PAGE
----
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Cheetahs at Kuno Park receive special ointment treatment to prevent deadly infection

The ointment, imported from South Africa, is being applied to all 13 adult cheetahs in the park to ensure their well-being during the rainy season.
Last Updated : 30 June 2024, 07:24 IST

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Sheopur, Madhya Pradesh: In an effort to protect the cheetah population at Kuno National Park (KNP) in Madhya Pradesh, a new initiative has been launched to apply foreign ointment to their fur, an official said.

This measure aims to prevent a recurrence of septicemia, a deadly bacterial infection that claimed the lives of three cheetahs last year.

The cursorial predators at the Kuno National Park, brought to India as part of a translocation project from South Africa and Namibia, are receiving Anti Ecto Parasite Medicine to combat the threat of septicemia.

The ointment, imported from South Africa, is being applied to all 13 adult cheetahs in the park to ensure their well-being during the rainy season.

"We have started applying the 'Anti Ecto Parasite Medicine' (anti maggot) imported from South Africa to the cheetahs by immobilising them with the onset of the rainy season," KNP director Uttam Sharma told PTI over phone on Sunday.

Despite facing setbacks in the past year, Kuno National Park remains committed to the conservation and preservation of cheetahs in India. The loss of three cheetahs to septicemia underscored the need for proactive measures to safeguard the remaining population.

"We are going to apply this medicine to the bodies of all 13 adult cheetahs in the KNP, spread over an area of 1,235 sq km including buffer zone in Sheopur district," he said, adding "the effect of the ointment lasts for three to four months".

However, he did not share details of the immunisation plan duration and the date it started but confirmed that the KNP lost three cheetahs to septicemia, caused by blood poisoning due to bacterial infection, last year.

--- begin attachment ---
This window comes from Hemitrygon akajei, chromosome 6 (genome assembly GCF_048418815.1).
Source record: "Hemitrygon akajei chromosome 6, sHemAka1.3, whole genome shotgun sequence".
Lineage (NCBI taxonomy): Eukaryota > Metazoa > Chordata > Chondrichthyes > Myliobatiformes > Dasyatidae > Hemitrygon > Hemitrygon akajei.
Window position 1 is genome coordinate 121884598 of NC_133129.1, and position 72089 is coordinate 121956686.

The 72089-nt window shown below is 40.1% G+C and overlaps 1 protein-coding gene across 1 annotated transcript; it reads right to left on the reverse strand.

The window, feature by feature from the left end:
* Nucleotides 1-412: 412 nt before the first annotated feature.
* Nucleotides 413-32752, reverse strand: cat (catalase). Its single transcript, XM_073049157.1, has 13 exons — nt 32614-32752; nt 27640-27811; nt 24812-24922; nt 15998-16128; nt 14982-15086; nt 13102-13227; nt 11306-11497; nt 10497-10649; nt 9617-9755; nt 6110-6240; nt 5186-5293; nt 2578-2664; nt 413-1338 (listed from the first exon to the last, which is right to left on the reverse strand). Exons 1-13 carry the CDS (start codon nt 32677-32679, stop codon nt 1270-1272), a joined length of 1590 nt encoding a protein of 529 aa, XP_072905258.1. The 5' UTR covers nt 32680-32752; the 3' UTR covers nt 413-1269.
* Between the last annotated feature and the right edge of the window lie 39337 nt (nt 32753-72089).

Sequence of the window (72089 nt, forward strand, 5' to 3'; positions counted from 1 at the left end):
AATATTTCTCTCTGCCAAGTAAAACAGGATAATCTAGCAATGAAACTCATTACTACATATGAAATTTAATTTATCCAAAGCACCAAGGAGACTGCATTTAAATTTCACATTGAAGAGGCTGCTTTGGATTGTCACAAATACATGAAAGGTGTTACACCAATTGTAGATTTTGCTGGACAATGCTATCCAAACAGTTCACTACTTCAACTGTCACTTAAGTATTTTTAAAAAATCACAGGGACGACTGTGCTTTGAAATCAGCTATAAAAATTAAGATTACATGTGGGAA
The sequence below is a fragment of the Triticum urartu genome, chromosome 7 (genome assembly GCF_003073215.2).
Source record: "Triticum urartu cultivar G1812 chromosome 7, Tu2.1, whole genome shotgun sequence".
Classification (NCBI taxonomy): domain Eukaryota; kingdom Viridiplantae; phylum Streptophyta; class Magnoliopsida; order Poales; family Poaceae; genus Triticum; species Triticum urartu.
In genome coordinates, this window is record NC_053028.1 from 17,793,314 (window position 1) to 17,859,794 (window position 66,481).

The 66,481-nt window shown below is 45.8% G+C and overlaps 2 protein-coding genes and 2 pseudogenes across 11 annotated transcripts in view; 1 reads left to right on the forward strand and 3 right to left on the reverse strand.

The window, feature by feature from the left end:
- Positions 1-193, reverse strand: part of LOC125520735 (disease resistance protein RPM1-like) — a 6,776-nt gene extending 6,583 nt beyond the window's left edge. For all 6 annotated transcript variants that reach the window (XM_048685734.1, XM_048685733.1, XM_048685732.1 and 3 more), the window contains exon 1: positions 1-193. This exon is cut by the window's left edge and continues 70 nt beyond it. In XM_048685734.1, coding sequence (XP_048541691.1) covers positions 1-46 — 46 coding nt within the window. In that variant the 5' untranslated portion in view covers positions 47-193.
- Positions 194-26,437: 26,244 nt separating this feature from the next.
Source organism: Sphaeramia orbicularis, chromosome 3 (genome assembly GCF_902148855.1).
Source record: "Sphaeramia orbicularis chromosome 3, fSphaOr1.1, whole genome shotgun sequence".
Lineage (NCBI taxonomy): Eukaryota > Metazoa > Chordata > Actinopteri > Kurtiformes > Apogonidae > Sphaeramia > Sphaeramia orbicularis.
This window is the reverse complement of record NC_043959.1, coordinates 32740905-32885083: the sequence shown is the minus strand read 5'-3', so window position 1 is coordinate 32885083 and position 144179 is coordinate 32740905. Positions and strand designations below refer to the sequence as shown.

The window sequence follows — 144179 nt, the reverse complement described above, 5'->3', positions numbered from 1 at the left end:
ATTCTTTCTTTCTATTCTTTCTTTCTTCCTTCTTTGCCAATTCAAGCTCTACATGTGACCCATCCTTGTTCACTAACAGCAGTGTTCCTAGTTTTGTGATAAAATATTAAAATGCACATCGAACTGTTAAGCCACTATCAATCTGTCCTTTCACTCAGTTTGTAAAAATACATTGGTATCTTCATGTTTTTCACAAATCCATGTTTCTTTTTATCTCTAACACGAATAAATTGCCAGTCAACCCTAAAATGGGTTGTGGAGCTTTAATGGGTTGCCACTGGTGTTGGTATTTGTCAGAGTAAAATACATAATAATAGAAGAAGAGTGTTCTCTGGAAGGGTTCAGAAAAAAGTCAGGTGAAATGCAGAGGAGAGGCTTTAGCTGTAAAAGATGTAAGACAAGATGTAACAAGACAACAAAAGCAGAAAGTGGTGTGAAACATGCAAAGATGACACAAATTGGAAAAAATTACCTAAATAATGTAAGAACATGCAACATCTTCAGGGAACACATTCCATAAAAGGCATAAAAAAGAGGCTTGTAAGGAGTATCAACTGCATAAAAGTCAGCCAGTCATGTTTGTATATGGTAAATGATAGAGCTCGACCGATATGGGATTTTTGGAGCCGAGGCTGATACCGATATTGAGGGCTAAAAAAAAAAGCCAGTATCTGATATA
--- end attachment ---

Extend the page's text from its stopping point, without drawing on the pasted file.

As the monsoon season progresses, efforts to protect the cheetahs from environmental risks are paramount. The collaboration between wildlife experts, park officials, and meteorologists aims to ensure the well-being of the cheetahs amidst changing weather conditions.

Despite facing challenges in tranquilising the swift creatures for treatment, the dedicated team at KNP is determined to carry out the immunisation process efficiently.

The history-making reintroduction of cheetahs in India aims to revive the species, which was declared extinct in the country back in 1952. The last in the cat family had died in Koriya district of present-day Chhattisgarh, once part of MP, in 1947.

Last year's unfortunate incident of cheetah deaths due to septicemia underscored the importance of taking proactive measures to safeguard these magnificent animals.

KNP outright denied that the radio collar caused the septicemia the last time around.

"It was not the cause of the outbreak. It might have aggravated it," KNP director Sharma said.

"Last year, initially many experts doubted the radio collars caused the infection. But later the air was cleared," he said.

The fur of African cheetahs grows in June, July- August which is winter in the southern hemisphere. These months are hot, humid and rainy in the northern hemisphere, the official said.

"So, the hostile weather plus rain caused dampness in the thick fur of the cheetahs. They rubbed their bodies for relief and in the process wounded themselves last year," he added.

"No sooner, the blood oozes from the wound, the flies come in the picture and lay eggs in them and then come maggots which killed cheetahs in 48 hours last year," the official recalled.

Eight Namibian cheetahs - five female and three male - were released into quarantine enclosures at KNP on September 17, 2022, at a high-profile event in which Prime Minister Narendra Modi was the chief guest.

With the monsoon season already underway in Madhya Pradesh, the authorities are leaving no stone unturned to protect the cheetah population from potential health risks.

Sheopur has received 78.4 mm of rain against the normal rainfall of 77.6 mm between June 1 and June 30 morning, as per the India Meteorological Department Bhopal centre’s forecast in-charge Divya Surendran.

She said the rain-bearing system, which hit the state on June 21, has covered the entire Madhya Pradesh by June 28.

With the ongoing advancements in conservation practices, KNP is determined to secure a future for cheetahs in India. By addressing health concerns and implementing strategic interventions, the park strives to create a safe habitat for these iconic predators.

The translocation project, which brought cheetahs from across continents to India, represents a significant step towards reviving the cheetah population in the country.

As efforts continue to protect and support these majestic animals, KNP remains at the forefront of conservation initiatives aimed at preserving biodiversity and wildlife heritage, Sharma said.

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Published 30 June 2024, 07:24 IST

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